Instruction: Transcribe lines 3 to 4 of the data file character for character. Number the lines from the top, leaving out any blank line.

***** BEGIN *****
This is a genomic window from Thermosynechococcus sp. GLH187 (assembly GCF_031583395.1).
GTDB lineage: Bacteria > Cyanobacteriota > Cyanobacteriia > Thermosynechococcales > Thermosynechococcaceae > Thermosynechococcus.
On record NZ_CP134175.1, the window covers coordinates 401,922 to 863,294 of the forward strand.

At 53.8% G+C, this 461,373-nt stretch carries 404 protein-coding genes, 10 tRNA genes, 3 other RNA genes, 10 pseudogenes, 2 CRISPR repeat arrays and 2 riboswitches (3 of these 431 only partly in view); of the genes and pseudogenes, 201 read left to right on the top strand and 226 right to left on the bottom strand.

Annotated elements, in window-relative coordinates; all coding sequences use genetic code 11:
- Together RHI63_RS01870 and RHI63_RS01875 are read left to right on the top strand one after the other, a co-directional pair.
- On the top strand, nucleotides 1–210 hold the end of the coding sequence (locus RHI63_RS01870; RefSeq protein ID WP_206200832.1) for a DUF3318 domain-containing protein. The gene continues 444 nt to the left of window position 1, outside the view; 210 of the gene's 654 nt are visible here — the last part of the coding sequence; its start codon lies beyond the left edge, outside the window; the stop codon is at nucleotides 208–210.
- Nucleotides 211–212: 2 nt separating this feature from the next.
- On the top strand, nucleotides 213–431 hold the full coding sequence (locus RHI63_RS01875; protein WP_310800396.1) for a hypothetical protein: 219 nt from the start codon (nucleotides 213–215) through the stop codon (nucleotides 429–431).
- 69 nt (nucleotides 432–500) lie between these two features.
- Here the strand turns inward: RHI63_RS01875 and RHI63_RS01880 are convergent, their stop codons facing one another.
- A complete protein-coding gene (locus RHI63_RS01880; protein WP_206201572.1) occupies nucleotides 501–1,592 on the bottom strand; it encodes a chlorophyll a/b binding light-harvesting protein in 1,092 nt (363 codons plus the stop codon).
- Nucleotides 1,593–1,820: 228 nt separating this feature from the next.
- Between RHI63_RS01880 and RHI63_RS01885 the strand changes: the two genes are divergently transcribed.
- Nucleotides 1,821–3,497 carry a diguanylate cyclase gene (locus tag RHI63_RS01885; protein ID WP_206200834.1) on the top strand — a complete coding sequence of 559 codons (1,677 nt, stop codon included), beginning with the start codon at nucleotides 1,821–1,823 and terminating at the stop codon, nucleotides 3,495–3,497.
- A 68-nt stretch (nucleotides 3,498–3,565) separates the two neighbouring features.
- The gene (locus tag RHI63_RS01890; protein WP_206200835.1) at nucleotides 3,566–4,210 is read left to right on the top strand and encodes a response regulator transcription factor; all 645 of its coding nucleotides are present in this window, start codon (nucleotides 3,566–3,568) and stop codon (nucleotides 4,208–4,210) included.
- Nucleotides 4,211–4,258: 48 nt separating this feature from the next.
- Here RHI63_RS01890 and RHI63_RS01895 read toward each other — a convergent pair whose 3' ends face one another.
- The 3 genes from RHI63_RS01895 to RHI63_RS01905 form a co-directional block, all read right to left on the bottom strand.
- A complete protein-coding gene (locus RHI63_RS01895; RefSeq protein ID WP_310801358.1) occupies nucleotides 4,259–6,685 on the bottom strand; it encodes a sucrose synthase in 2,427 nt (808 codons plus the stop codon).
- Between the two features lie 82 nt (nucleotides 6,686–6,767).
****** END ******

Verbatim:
On record NZ_CP134175.1, the window covers coordinates 401,922 to 863,294 of the forward strand.

At 53.8% G+C, this 461,373-nt stretch carries 404 protein-coding genes, 10 tRNA genes, 3 other RNA genes, 10 pseudogenes, 2 CRISPR repeat arrays and 2 riboswitches (3 of these 431 only partly in view); of the genes and pseudogenes, 201 read left to right on the top strand and 226 right to left on the bottom strand.